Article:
In his book Pivot and Go, life optimization coach David Nurse says, “You are who you tell yourself you are daily.” Let me repeat. You are who YOU say you are. There’s power in this because you can ultimately choose what voices you listen to and believe. When you vote for yourself daily, you plant positive messages in your subconscious brain.
If you tell yourself daily, I am a good writer, speaker, photographer, (you fill in the blank), then your subconscious brain begins to look for ways to confirm this is true. Nurse suggests even posting written affirmations like this around your home. As you change your mindset, outside approval no longer confirms your worth, your positive beliefs about yourself do.
2. Build intrinsic self-worth
Life coach Elyse Santilli says, “No one is you and that is your superpower.” Truth. You are here for a reason and have a unique purpose. You can make a difference in this world that others cannot. But not by being someone you’re not and not by wishing you were someone different.
Take time to get in touch with what you’re passionate about and then develop your life’s mission, purpose, and vision around it. Talk to friends or a mentor who knows you well and let them help you identify your strengths and talents. Develop a clear sense of self-purpose and you won’t have to look outside yourself to find your self-worth.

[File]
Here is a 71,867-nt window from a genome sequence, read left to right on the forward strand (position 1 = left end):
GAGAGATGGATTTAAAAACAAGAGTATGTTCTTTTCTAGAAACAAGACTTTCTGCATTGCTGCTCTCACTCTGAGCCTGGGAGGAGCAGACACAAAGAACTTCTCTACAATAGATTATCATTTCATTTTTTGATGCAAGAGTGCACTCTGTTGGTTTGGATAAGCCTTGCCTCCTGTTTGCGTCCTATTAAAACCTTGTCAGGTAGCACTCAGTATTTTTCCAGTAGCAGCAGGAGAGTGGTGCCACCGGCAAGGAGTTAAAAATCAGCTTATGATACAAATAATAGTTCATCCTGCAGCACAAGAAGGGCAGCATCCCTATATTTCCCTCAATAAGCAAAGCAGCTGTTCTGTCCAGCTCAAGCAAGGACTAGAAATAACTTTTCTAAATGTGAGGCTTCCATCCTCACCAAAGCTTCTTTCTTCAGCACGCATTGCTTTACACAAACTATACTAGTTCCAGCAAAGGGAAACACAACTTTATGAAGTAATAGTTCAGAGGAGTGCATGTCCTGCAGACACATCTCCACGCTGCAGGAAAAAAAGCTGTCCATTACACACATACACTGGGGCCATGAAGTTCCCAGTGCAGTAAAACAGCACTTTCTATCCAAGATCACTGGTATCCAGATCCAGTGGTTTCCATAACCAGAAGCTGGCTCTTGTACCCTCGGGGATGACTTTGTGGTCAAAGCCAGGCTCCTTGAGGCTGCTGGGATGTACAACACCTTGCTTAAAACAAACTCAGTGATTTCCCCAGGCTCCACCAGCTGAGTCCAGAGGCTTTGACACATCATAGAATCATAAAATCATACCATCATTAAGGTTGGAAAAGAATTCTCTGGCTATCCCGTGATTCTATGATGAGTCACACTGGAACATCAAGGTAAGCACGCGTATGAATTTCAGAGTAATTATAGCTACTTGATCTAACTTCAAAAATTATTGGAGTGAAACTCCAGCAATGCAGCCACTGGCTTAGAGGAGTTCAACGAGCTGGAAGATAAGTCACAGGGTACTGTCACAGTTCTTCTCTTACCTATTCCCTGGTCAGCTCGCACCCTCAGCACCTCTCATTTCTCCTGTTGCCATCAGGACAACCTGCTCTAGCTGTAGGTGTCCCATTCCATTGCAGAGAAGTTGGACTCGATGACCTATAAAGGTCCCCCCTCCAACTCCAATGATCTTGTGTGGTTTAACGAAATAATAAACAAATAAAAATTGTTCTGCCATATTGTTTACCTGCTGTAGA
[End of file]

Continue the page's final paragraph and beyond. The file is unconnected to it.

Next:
3. Trust your inner guidance
Take a good look around your home, at your social media posts, and at your life choices. Are the decisions you’ve made based on you or someone else’s influence on you? Are you striving for the “American Dream” because that’s how you were raised, even though it doesn’t sit with your core values? Are your social media posts an attempt to draw approval from others or are they a true expression of yourself?
Trust that deep down you know who you’re called to be. Take the time to get in touch with that inner guidance (through prayer, meditation, journaling). Then, the next time you make a decision, see how well it lines up with the real you. Let staying true to yourself be your measurement of success and determine how you feel about your action.
4. Be okay with criticism and rejection